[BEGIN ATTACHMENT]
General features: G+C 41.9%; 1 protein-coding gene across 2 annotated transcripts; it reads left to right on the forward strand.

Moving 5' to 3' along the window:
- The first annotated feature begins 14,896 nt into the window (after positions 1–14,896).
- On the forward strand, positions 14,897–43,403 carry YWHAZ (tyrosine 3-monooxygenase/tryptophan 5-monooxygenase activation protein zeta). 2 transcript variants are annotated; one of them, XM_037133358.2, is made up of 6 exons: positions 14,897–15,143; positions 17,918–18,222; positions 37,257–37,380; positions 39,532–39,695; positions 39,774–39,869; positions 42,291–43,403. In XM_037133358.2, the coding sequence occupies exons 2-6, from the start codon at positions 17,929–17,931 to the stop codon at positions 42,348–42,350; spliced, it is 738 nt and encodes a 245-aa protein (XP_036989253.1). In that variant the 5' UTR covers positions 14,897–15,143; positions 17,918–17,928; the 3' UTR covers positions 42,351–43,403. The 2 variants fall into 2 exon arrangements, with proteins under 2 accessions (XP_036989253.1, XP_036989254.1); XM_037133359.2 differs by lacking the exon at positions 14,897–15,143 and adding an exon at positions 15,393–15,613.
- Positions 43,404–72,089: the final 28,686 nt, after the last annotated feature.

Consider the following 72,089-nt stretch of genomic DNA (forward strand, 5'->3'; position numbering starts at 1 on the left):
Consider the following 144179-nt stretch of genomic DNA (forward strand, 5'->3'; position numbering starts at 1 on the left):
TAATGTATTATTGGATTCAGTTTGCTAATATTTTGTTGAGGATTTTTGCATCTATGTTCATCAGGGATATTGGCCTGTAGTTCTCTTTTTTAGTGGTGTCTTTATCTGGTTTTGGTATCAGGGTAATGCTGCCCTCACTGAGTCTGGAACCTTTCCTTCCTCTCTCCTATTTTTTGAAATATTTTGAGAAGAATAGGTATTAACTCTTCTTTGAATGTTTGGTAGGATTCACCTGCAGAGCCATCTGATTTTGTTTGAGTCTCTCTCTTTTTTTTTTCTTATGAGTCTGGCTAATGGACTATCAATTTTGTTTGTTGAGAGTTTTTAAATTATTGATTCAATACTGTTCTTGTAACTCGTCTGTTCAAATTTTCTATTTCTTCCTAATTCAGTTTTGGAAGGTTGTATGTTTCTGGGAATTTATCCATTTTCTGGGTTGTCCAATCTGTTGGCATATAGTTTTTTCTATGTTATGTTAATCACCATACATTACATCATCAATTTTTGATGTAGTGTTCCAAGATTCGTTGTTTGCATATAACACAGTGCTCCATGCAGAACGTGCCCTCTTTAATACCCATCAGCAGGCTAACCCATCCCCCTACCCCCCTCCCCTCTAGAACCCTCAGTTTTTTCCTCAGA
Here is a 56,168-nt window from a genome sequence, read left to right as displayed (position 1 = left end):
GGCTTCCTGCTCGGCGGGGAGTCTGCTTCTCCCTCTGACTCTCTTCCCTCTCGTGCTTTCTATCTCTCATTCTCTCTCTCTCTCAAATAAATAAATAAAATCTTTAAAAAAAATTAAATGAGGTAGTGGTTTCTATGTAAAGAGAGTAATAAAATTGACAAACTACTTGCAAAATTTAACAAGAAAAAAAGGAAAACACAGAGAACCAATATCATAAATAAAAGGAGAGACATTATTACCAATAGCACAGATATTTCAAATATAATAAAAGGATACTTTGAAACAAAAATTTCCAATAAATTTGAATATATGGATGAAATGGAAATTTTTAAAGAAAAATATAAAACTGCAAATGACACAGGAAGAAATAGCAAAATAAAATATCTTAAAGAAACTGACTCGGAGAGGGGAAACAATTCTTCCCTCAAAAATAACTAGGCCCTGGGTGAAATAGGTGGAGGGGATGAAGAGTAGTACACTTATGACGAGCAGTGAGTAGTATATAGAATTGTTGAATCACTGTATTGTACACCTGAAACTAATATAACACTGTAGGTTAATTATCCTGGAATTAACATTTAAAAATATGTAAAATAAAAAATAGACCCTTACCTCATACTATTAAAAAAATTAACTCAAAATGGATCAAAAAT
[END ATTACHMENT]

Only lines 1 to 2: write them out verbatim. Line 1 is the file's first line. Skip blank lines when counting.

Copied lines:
General features: G+C 41.9%; 1 protein-coding gene across 2 annotated transcripts; it reads left to right on the forward strand.

Moving 5' to 3' along the window: